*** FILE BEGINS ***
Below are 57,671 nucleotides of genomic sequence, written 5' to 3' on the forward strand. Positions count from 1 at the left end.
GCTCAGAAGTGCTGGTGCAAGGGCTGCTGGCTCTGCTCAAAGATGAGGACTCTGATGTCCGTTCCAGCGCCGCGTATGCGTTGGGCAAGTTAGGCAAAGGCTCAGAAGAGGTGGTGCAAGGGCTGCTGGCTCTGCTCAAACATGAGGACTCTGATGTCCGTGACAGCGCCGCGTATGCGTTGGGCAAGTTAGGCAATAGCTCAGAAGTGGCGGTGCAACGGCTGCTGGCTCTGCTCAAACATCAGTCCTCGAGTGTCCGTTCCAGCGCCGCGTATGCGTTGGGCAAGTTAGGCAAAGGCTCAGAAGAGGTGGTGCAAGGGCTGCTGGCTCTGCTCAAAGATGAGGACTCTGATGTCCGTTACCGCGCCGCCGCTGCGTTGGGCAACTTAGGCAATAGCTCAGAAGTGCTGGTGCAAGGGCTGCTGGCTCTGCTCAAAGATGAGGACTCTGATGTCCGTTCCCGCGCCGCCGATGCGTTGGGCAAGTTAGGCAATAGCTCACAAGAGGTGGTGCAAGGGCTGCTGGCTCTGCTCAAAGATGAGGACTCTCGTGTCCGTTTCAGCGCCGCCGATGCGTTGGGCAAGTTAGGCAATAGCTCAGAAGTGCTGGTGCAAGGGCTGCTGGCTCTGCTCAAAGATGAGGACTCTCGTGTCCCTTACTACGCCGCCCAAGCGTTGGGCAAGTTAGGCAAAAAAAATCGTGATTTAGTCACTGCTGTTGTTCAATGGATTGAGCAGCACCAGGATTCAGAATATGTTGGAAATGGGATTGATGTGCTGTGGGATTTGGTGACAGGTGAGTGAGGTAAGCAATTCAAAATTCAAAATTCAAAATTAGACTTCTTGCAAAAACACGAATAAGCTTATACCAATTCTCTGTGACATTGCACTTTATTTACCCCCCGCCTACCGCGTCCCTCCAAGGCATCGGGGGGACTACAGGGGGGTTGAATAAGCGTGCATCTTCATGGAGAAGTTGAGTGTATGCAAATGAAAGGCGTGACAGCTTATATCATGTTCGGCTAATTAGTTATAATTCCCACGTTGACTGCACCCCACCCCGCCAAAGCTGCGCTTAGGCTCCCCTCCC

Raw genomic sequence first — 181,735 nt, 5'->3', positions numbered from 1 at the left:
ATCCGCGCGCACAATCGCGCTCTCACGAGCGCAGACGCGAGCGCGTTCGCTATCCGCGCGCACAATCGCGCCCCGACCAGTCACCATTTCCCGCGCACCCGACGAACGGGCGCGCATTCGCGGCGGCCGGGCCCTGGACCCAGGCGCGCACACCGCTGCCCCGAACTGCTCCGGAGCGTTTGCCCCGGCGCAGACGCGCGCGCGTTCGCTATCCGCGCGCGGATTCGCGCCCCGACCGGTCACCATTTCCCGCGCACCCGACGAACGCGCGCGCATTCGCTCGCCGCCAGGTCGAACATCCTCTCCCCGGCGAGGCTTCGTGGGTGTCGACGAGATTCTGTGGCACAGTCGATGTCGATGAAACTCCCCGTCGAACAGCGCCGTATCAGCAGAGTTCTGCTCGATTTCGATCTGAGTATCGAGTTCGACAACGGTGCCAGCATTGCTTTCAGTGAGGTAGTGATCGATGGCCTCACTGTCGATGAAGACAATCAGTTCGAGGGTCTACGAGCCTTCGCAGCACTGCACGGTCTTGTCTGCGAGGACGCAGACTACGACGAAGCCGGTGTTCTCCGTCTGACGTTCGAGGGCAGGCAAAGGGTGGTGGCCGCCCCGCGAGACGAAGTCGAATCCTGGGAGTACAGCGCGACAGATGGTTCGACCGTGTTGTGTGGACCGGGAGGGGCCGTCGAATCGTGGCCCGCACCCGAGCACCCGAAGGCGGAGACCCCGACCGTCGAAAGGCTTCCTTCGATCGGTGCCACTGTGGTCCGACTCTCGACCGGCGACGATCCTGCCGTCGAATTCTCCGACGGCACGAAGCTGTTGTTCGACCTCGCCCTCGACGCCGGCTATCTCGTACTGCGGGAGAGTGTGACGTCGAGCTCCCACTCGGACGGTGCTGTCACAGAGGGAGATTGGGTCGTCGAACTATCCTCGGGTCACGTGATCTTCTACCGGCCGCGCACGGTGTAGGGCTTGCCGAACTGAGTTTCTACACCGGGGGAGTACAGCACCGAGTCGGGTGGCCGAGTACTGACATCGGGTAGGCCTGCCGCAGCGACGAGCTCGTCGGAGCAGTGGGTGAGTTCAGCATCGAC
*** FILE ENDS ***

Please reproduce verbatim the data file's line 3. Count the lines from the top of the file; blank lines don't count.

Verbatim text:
Raw genomic sequence first — 181,735 nt, 5'->3', positions numbered from 1 at the left: